8. Krzyslaw

    Krzyslaw Notebook Consultant

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    Do you have TGK or TGC. I assume you have TGK?
    If yes than this is not the best paste for laptop. Better would be phobya nanogrease extreme or Alphacool Subzero both 16W/mK. Absolute best would be conductonaut 73W/mK or the LM from the thermalright I think 79W/mK.

    I already said, more than 40 on cache and errors in TS on my 10875h, but -40mV on cache at all core 4.43GHz is decent and helpfull. Also depends on what you have set in vr acdc domain in bios. Core is different story as you can even set it to - 1000mV but on up to 7th or 8gen no gains from setting higher than cache from 8th gen refresh by setting core higher than cache you are basically removing overvoltage during avx loads as @Prema already said here.

    General statemant is that 10th gen does not UV so good as older generations.
     
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  9. disp0sable

    disp0sable Notebook Enthusiast

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    It's TGC. I'll have to search through @Prema 's posts for more information and look into what the the vr ac/dc domain settings should be.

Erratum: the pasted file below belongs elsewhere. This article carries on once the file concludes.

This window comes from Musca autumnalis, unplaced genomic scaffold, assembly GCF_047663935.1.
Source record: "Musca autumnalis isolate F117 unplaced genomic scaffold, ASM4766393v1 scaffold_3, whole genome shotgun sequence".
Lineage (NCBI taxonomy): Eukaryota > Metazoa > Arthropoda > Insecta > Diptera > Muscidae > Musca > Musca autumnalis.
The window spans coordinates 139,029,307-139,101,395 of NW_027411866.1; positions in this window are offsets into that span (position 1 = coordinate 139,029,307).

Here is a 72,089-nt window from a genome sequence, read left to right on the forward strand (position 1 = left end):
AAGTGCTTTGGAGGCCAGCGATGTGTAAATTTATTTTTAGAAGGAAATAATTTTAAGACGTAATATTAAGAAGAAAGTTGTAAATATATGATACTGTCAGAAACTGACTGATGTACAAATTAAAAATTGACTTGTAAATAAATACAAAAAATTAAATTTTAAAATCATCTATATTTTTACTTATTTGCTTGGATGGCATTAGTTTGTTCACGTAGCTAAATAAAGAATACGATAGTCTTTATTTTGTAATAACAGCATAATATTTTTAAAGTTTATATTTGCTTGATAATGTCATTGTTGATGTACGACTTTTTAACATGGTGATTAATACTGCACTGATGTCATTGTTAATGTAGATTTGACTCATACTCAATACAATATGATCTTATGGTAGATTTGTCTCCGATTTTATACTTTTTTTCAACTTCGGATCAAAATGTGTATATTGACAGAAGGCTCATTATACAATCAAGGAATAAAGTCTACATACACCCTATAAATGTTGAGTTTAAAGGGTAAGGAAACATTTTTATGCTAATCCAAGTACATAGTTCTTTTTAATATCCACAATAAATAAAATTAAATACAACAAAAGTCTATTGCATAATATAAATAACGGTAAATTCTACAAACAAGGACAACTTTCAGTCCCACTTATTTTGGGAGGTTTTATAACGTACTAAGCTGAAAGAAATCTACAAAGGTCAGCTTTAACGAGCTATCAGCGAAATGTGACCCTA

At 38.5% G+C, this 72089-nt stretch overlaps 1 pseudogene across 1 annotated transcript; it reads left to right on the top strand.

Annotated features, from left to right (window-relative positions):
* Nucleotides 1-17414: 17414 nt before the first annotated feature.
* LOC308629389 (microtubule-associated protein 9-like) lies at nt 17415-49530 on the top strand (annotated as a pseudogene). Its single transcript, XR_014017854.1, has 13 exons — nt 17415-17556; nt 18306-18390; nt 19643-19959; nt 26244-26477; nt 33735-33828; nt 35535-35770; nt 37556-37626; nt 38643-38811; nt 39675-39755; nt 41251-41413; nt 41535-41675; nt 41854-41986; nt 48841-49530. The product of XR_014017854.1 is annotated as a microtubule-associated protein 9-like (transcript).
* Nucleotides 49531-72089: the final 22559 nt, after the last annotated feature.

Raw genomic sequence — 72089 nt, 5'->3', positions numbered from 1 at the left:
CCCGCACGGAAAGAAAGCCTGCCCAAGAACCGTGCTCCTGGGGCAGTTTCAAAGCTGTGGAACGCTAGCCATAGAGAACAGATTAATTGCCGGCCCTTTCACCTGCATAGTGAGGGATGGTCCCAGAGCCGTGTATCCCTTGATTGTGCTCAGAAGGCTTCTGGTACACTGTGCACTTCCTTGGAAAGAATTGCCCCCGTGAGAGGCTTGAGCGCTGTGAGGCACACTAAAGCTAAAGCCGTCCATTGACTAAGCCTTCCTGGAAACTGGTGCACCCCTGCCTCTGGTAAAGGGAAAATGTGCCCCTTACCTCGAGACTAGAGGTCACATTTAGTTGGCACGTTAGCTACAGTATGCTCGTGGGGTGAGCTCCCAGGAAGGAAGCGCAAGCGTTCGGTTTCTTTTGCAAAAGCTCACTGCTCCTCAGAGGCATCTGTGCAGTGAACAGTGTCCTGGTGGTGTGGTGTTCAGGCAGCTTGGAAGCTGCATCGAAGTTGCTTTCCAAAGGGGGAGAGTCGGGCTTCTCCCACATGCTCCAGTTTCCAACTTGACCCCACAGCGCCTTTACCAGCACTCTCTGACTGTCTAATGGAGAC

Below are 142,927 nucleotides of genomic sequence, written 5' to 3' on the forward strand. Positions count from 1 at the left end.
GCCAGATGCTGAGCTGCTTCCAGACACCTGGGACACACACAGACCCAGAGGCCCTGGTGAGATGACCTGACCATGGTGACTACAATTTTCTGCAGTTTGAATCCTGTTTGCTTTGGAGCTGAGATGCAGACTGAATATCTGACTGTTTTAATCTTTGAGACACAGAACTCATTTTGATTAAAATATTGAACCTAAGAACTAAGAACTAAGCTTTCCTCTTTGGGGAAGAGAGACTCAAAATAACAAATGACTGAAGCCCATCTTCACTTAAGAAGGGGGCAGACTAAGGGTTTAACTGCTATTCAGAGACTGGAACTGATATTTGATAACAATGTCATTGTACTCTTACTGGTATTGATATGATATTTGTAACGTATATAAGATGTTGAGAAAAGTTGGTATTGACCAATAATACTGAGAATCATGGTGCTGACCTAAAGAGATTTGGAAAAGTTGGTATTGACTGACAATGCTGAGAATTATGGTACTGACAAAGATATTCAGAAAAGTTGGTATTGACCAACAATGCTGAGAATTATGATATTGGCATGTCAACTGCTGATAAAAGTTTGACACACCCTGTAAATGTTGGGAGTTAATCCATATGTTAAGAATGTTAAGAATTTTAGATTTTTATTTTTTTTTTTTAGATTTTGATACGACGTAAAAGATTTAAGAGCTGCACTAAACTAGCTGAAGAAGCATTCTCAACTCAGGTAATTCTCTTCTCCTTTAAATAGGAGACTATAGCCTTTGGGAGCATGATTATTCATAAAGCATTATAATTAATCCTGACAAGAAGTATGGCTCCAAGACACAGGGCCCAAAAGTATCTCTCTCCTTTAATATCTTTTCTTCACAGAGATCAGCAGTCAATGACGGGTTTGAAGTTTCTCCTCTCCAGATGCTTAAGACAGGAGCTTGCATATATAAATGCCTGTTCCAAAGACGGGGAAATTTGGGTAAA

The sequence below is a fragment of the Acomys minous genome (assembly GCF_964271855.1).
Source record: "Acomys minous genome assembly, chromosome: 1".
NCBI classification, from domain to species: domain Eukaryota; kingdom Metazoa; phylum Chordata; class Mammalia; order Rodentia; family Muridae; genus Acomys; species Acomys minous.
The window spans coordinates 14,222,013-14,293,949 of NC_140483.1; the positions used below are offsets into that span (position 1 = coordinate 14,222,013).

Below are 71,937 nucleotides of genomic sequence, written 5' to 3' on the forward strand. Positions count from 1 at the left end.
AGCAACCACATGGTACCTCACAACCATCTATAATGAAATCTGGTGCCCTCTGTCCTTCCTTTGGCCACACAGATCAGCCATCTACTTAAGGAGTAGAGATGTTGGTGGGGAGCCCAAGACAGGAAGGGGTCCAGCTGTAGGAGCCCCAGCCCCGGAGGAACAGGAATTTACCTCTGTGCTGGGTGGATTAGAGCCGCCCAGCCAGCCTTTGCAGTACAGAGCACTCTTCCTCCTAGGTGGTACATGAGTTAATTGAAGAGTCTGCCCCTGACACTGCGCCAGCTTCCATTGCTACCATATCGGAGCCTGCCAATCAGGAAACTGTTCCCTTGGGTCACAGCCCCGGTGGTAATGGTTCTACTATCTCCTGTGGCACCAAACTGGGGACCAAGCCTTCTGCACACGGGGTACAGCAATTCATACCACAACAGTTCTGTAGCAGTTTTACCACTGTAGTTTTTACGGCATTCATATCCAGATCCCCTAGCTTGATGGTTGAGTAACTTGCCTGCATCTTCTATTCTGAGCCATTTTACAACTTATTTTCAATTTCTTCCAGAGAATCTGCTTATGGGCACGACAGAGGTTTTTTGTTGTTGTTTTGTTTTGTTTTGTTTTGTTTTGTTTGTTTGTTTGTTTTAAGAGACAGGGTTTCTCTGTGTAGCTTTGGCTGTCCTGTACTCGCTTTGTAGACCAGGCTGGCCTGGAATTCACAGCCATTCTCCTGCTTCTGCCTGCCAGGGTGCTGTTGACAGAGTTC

Thanks for the advice on the paste ! I'll take a look at the 73W/mK conductonaut you suggested.

    Edit:
    @Krzyslaw I started to do more research on the AVX and undervolting settings I have on my i7-10875. I see that there seems to be consensus of 1:1 or 2:1 for the core/cache numbers and I saw that anything over those ratios are allegedly ignored by the system..


    You say your processor errors at -40, mine is currently at -95 and doesn't error in TS benchmarks. Is that because of a chip difference?

    I also tried the 2:1, it scored well but thermal throttled more toward the end of the Cinebench / TS benchmarks but when I place my core back at -.245, there's no throttling but the high score remained. Would this show that systems still benefit from the increased -.245 even though the consensus is 1:1 or 2:1? Just making sure I understand this whole thing for the most optimal settings for my machine. Any help or additional info is appreciated !
     
    Last edited: Jan 25, 2021
  10. unclewebb

    unclewebb ThrottleStop Author

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    @disp0sable - The original 1:1 core cache ratio and the 2:1 core cache ratio have both proven to be myths. Set these two voltage to whatever gets you the best performance and the best temperatures while still being 100% stable. Cinebench R20 has proven to be a good test for this.

    https://www.techpowerup.com/download/maxon-cinebench/

    All CPUs are unique. Having to set the cache voltage to -40 mV to be stable sucks. Most 10th Gen mobile CPUs are stable at -75 mV. Some are stable at -100 mV. It is all luck of the draw.